Forward and backward bisimulations for chemical reaction networks

Luca Cardelli, Mirco Tribastone, Max Tschaikowski, Andrea Vandin

Research output: Chapter in Book/Report/Conference proceedingArticle in proceedingsResearchpeer-review

Abstract

We present two quantitative behavioral equivalences over species of a chemical reaction network (CRN) with semantics based on ordinary differential equations. Forward CRN bisimulation identifies a partition where each equivalence class represents the exact sum of the concentrations of the species belonging to that class. Backward CRN bisimulation relates species that have identical solutions at all time points when starting from the same initial conditions. Both notions can be checked using only CRN syntactical information, i.e., by inspection of the set of reactions. We provide a unified algorithm that computes the coarsest refinement up to our bisimulations in polynomial time. Further, we give algorithms to compute quotient CRNs induced by a bisimulation. As an application, we find significant reductions in a number of models of biological processes from the literature. In two cases we allow the analysis of benchmark models which would be otherwise intractable due to their memory requirements.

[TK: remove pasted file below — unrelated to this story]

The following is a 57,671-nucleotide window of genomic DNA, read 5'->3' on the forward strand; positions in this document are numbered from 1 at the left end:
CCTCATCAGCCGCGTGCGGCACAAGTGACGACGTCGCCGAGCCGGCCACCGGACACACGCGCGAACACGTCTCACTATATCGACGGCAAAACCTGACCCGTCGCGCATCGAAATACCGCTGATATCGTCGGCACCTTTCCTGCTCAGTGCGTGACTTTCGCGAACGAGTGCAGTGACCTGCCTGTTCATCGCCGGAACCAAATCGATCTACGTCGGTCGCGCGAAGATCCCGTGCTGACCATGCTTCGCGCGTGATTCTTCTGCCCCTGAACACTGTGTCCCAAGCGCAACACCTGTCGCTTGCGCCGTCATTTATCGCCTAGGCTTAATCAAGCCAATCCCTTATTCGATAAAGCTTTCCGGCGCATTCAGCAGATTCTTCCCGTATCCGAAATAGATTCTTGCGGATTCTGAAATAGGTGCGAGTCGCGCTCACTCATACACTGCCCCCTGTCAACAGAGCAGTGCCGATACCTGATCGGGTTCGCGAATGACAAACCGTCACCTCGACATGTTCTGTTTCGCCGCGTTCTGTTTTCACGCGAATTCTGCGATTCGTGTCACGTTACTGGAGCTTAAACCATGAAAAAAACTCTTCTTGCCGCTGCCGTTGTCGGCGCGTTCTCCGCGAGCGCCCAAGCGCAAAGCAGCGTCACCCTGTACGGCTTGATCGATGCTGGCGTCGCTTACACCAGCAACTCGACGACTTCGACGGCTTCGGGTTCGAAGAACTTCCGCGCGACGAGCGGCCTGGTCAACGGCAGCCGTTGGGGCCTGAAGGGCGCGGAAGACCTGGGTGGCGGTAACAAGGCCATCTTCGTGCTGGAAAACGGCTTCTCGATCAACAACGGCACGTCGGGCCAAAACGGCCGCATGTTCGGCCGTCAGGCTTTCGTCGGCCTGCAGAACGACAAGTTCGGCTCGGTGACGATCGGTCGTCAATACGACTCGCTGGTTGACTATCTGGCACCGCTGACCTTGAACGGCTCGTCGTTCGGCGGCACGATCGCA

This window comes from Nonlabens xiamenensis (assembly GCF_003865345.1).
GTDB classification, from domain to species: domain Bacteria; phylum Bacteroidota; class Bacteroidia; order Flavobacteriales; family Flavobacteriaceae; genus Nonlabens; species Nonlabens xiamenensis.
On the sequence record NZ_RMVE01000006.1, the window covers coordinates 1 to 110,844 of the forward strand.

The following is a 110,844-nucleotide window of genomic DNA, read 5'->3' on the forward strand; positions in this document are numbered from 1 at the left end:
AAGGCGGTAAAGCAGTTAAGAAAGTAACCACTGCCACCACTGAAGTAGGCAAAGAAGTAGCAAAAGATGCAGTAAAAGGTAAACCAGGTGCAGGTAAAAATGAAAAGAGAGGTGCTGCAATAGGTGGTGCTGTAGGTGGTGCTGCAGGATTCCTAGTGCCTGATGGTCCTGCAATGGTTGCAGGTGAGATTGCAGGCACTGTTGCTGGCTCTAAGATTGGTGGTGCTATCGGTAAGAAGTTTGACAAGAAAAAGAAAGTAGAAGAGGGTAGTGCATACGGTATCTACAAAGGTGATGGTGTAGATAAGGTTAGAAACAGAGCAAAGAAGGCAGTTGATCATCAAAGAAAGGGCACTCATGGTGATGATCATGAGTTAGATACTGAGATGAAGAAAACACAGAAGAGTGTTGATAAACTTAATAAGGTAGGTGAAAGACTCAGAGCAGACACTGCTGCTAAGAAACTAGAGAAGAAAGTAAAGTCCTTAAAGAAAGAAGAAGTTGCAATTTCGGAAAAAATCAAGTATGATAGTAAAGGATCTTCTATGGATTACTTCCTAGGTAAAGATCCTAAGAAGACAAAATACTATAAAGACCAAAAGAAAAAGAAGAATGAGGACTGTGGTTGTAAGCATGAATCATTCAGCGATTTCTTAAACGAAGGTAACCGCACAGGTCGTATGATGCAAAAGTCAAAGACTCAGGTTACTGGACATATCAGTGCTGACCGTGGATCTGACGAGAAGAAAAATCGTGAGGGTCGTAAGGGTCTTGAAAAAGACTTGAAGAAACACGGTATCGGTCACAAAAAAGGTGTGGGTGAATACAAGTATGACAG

Original languageEnglish
Title of host publication26th International Conference on Concurrency Theory, CONCUR 2015
Number of pages14
Volume42
PublisherSchloss Dagstuhl- Leibniz-Zentrum fur Informatik GmbH, Dagstuhl Publishing
Publication date1 Aug 2015
Pages226-239
ISBN (Electronic)9783939897910
DOIs
Publication statusPublished - 1 Aug 2015
Externally publishedYes
Event26th International Conference on Concurrency Theory, CONCUR 2015 - Madrid, Spain
Duration: 1 Sep 20154 Sep 2015

Conference

Conference26th International Conference on Concurrency Theory, CONCUR 2015
CountrySpain
CityMadrid
Period01/09/201504/09/2015

Keywords

  • Bisimulation
  • Chemical reaction networks
  • Ordinary differential equations
  • Partition refinement

Fingerprint Dive into the research topics of 'Forward and backward bisimulations for chemical reaction networks'. Together they form a unique fingerprint.

Cite this